Eliciting Natural Behavior in the Aquarium
Once a fish's behavior is studied and understood, you can set about creating a habitat that will allow the fish to thrive and, perhaps, to exhibit a range of its behaviors. An aquarium of appropriate size and furnished in a close approximation of the natural habitat of the fish is the first prerequisite.
The proper temperature, light cycle, pH level, and careful attention to all other environmental parameters are all essential if your fish are to feel at home. For many species, normal behavior will be exhibited only when day length and temperature are alternated in an approximation of a natural cycle. Your fish must also be given the opportunity to engage in their normal behaviors. For example, sticklebacks must be provided upright twigs and properly sized bits of grass and other materials if they are to construct their incredible little nests.
Contrary to popular belief, providing numerous hiding places to shy aquarium fish will not result in their remaining hidden from view. Rather, such will provide a sense of security and they may become quite visible. You will then be able to view a number of interesting behaviors that would not be exhibited were the animals kept in unnatural conditions.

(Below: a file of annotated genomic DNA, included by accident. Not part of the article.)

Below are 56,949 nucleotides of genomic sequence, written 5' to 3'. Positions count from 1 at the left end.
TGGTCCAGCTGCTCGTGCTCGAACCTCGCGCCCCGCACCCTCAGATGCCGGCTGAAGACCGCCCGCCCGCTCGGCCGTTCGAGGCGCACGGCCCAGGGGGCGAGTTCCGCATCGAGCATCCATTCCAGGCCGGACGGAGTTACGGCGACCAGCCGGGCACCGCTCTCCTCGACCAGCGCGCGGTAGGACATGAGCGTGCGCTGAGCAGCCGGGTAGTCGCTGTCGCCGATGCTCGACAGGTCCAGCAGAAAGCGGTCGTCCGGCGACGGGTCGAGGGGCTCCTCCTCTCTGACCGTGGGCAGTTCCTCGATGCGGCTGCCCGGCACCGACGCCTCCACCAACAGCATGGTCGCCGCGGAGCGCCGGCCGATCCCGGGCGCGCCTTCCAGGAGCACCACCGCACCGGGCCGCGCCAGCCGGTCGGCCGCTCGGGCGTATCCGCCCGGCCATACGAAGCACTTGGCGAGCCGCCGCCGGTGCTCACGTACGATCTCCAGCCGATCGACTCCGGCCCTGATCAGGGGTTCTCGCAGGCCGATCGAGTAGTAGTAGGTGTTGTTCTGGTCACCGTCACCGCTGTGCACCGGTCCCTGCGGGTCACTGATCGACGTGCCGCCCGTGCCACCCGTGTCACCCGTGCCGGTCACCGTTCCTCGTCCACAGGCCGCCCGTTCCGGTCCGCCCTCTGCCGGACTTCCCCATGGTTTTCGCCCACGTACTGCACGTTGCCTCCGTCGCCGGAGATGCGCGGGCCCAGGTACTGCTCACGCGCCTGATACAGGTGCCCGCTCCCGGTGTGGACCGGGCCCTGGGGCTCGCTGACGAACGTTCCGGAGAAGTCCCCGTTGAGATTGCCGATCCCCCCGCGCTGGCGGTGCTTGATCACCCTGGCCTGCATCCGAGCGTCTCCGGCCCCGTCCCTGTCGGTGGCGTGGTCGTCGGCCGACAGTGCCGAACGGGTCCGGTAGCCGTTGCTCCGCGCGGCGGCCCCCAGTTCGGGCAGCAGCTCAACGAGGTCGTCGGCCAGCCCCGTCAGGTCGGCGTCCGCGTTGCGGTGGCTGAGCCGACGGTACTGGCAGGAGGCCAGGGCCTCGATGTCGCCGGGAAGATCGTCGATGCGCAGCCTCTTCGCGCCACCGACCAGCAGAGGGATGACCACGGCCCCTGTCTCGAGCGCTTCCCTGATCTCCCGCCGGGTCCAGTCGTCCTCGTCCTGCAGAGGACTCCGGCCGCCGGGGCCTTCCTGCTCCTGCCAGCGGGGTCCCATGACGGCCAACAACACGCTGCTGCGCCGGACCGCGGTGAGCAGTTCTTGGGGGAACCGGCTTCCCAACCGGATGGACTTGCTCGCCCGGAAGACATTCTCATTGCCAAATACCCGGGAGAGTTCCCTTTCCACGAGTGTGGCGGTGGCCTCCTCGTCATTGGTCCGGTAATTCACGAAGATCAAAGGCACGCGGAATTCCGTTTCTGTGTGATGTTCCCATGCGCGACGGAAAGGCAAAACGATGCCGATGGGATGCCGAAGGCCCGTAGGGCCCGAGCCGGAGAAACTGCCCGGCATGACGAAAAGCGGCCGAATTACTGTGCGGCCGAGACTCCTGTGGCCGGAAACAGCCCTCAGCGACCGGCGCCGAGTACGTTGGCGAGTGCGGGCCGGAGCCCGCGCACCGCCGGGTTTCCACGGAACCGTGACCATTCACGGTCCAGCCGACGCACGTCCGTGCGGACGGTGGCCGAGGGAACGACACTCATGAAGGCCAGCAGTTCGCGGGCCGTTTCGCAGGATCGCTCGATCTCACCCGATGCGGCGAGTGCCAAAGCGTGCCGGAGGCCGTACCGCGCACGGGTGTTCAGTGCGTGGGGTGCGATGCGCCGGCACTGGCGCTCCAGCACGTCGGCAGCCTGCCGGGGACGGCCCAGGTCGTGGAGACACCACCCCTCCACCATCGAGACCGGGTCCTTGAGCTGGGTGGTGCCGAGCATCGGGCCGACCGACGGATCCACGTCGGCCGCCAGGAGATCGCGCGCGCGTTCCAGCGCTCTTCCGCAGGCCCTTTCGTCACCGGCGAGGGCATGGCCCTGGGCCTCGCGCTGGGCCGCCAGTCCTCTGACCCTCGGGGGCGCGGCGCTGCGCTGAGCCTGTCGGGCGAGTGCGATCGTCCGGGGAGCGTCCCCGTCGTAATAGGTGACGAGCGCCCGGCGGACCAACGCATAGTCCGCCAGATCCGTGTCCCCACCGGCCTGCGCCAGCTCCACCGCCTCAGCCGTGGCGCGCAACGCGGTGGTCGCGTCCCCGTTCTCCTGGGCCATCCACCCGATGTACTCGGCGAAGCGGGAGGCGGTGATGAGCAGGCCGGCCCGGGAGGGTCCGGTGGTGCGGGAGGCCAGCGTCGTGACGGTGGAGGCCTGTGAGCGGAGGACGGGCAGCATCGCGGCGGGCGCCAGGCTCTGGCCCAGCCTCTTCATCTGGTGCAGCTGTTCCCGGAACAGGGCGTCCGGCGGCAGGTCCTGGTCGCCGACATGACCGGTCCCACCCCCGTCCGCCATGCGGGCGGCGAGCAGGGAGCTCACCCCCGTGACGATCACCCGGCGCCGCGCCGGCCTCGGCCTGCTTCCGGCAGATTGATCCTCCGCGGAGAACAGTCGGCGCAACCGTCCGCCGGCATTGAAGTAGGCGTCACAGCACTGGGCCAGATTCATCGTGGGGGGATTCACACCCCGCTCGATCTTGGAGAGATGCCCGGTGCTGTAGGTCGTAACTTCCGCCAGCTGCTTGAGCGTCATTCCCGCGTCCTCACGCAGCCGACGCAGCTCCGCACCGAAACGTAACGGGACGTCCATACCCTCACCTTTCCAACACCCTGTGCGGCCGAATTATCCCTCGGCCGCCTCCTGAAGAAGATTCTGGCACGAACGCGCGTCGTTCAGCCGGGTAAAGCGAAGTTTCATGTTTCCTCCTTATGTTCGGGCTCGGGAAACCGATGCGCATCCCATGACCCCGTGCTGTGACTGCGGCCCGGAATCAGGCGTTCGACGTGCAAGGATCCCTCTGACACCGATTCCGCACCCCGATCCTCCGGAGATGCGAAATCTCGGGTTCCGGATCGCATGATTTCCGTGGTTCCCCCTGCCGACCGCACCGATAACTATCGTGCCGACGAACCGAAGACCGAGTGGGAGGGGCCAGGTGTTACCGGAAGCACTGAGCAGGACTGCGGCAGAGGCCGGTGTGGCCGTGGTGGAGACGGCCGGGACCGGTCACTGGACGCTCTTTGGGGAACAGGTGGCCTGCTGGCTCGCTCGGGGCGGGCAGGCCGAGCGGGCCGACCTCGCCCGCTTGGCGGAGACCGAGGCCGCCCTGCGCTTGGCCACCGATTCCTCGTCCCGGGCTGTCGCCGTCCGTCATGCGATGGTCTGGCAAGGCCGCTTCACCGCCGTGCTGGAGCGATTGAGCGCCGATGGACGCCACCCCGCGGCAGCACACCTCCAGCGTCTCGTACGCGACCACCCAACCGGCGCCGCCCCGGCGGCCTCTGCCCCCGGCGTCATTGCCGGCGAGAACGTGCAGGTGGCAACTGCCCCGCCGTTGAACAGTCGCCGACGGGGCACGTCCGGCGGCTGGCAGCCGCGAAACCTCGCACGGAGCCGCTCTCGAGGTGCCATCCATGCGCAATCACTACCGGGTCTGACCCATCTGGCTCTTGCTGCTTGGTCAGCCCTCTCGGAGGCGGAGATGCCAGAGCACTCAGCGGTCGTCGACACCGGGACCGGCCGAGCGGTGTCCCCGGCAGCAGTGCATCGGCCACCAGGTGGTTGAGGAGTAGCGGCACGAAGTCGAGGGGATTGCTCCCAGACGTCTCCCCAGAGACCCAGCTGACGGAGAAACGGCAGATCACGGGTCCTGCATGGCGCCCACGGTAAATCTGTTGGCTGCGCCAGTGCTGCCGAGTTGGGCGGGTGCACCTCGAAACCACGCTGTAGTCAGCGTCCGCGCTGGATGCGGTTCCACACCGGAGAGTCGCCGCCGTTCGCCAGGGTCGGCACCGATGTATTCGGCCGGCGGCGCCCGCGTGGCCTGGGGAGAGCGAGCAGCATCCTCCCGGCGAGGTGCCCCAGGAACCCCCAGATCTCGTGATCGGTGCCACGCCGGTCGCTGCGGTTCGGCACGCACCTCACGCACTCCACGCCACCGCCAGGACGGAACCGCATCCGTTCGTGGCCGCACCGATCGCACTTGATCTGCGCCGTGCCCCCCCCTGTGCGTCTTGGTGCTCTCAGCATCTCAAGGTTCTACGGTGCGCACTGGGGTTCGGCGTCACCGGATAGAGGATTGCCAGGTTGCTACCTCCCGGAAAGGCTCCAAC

An interesting and easily manipulated facet of fish behavior is the obtaining of food. Providing natural foods whenever possible will result not only in healthier animals but also in your ability to see a number of fascinating activities. Allow your pets to forage whenever possible. This is most easily accomplished with predatory species by introducing food items that will live in the aquarium. In freshwater aquariums, for example, black worms might be allowed to burrow into the substrate, while small hardy food fish such as mummichogs might be introduced into marine aquariums. It is important to allow the food animals to adjust to the aquarium water, just as you would were you introducing a new pet fish, so that they themselves will thrive. This type of feeding technique might best be used as an adjunct to your normal feeding schedule, as it may be difficult to ascertain if your animals are getting enough to eat when live prey is the main source of food.
Putting whole greens into the tanks of herbivorous species or encouraging the growth of algae in such tanks are excellent ways to observe a number of unique feeding behaviors. Another interesting option is to crack a whole clam or mussel and drop it into a community aquarium. You will be quite surprised and amused at the lengths that various fish will go to to obtain this welcome treat.